The U.S. National Parks Service celebrated its centenary in 2016. Although the first park, Yellowstone, was founded in 1872, the park service and rangers date from 1916. The U.S. was the first country to legislate to protect areas of national beauty, and National Parks are popular with American and foreign visitors alike. These resources allow you to introduce this iconic aspect of U.S. culture, and give the basis for a debate on the protection of the environment.
This slideshow gives information about NPS history and beautiful images of the parks and nature they aim to preserve.
This video gives a good introduction to the National Parks. Audio is usable from A2. The NPS provides lots of information about each park on its website. Great for group work and webquests.
Driving Through a Tree
The giant sequoia and redwood trees found in several National Parks have long fascinated visitors, especially the few trees which were transformed into tunnels. These videos show the interest in the tunnel trees. The article below puts them into a modern context and makes excellent, succinct points about protecting the environment.
A recent Geico ad:
The Guardian site has a lovely video showing how early visitors to the parks behaved and giving tips for how to behave today. The vintage films are interspersed with old-fashioned title cards which are a perfect example of the imperative in English! Images and title cards can be used from A1+, the voiceover from B1.
There is a Walt Disney short from 1945, "Old Sequoia", featuring Donald Duck playing a ranger who try to protect a giant sequoia tree from a pair of beavers. It's fun to watch for younger learners, and older ones can be asked to think about the purpose of national parks - is it to protect emblematic species like the sequoia from humans, or from their natural predators, beavers?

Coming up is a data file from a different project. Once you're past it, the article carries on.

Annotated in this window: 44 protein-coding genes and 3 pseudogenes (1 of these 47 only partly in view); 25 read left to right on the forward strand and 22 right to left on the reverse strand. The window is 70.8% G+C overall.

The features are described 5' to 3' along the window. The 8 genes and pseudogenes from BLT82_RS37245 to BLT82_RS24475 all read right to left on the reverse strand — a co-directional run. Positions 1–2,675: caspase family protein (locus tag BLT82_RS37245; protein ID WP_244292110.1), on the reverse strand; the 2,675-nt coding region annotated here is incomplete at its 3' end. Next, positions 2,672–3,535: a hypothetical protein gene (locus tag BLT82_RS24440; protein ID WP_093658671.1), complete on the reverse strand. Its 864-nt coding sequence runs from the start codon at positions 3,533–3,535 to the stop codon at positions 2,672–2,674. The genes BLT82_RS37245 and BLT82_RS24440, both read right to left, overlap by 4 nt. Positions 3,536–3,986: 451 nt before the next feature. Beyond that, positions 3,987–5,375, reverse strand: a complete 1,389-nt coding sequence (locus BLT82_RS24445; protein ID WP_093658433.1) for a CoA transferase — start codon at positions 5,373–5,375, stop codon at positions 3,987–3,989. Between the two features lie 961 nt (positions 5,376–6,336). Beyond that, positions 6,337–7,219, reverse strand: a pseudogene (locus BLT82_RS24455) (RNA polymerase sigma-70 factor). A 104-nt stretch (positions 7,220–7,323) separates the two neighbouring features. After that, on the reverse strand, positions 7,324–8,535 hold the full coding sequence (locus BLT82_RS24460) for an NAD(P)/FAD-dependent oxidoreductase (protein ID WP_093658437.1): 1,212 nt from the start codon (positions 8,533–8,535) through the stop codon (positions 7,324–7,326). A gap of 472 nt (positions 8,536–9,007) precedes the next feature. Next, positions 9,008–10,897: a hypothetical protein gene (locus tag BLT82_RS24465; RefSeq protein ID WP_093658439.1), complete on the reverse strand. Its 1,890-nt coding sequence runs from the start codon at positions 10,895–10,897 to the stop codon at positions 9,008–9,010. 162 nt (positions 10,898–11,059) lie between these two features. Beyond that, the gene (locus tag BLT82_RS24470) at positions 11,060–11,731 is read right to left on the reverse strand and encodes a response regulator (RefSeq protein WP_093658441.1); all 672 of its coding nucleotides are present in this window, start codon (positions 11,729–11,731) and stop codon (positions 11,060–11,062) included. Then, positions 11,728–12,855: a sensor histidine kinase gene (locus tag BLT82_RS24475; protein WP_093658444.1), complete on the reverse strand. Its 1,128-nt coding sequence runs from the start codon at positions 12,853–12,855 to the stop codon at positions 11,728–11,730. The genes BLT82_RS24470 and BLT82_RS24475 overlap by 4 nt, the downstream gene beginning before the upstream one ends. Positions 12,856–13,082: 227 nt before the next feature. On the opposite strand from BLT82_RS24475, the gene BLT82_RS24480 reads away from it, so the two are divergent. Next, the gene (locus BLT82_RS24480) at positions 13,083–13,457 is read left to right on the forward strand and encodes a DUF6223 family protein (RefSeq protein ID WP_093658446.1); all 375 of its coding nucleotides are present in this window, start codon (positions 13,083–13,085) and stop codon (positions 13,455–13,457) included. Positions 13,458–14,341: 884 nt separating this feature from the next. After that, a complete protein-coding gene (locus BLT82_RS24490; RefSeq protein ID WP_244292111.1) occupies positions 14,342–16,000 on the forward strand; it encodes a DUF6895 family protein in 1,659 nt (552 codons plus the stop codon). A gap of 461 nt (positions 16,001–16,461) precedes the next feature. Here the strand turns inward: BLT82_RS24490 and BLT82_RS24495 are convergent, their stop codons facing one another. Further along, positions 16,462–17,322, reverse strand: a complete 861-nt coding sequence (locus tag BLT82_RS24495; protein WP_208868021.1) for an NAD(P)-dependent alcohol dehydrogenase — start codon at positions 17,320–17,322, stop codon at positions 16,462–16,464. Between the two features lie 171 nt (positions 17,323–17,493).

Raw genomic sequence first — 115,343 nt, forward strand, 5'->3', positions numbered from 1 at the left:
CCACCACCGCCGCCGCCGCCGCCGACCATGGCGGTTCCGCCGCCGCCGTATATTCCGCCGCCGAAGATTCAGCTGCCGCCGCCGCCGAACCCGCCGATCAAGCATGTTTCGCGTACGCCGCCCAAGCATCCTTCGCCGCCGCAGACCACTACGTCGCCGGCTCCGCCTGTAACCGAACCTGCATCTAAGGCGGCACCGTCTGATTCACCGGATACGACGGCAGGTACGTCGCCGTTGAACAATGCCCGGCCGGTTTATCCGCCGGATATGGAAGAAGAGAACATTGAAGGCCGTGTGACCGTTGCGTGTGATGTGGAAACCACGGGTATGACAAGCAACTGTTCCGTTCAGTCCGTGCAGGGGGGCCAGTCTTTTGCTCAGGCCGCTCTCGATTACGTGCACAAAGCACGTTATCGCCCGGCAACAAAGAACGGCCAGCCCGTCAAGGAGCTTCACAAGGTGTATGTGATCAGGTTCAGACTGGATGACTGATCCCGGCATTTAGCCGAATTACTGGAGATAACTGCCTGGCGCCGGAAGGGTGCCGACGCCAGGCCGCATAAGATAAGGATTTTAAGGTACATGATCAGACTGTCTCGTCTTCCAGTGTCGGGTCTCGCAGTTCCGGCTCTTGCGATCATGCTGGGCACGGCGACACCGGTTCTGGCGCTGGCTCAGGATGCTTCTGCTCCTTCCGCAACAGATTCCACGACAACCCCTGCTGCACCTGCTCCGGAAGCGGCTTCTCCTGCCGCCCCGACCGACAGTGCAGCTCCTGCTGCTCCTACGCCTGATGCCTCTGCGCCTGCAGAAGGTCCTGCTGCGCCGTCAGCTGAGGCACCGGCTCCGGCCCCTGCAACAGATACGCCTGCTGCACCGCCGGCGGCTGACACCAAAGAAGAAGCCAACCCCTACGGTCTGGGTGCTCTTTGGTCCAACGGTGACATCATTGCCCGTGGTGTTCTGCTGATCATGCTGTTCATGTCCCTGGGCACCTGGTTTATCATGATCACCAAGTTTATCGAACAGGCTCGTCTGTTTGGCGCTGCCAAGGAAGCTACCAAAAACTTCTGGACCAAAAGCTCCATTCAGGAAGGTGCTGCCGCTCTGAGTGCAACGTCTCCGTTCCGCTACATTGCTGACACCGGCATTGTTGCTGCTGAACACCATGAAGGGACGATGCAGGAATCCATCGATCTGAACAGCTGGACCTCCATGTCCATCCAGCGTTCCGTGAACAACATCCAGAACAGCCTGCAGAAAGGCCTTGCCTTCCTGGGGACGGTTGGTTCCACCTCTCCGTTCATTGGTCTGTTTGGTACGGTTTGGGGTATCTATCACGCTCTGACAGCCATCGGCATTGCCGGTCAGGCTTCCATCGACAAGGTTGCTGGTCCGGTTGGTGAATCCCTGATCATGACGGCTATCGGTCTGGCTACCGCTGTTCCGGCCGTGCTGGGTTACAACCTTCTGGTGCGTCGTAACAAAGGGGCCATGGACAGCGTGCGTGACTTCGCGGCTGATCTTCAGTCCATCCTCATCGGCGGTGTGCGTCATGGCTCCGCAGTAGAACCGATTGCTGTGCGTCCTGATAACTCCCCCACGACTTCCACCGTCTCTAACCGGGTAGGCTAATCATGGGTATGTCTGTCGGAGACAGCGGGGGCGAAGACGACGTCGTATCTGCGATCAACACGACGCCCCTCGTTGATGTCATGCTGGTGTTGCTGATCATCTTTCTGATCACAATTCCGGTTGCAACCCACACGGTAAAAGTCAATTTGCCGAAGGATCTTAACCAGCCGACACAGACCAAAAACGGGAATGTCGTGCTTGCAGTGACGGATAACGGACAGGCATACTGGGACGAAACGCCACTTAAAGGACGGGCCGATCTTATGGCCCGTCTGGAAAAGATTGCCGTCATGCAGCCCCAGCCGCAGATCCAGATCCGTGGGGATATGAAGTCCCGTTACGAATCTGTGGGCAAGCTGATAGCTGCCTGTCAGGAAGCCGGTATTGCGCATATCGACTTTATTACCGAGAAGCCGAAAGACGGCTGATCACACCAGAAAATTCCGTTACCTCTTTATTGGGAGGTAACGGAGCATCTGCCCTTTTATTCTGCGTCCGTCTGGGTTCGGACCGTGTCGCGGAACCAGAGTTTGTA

The Myth of the Tree You Can Drive Through
This article from the National Parks Service is a great authentic document usable by language learners. The first part can be used at A2+. It is mainly factual, explaining that visitors look for the tree tunnel in Sequoia and Kings Canyon National Parks when it is in fact in Yosemite, and giving details about height, age, when it was created and when it fell. It also mentions the "fallen log tunnel" in Sequoia National Park. It could lead to a short role-play activity with a park ranger and some visitors.
But with students from B1, and particularly in lycée, the last two paragraphs give the basis of an excellent debate about ecology and the purpose of preserving nature in national parks or elsewhere. It recognises that attractions such as the tunnel trees helped popularise interest in the parks, and therefore gained public support for conservation, but points out that today it is more important to preserve the whole ecosystem. It concludes, "Tunnel trees had their time and place in the early history of our national parks. But today sequoias which are standing healthy and whole are worth far more."
© Library of Congress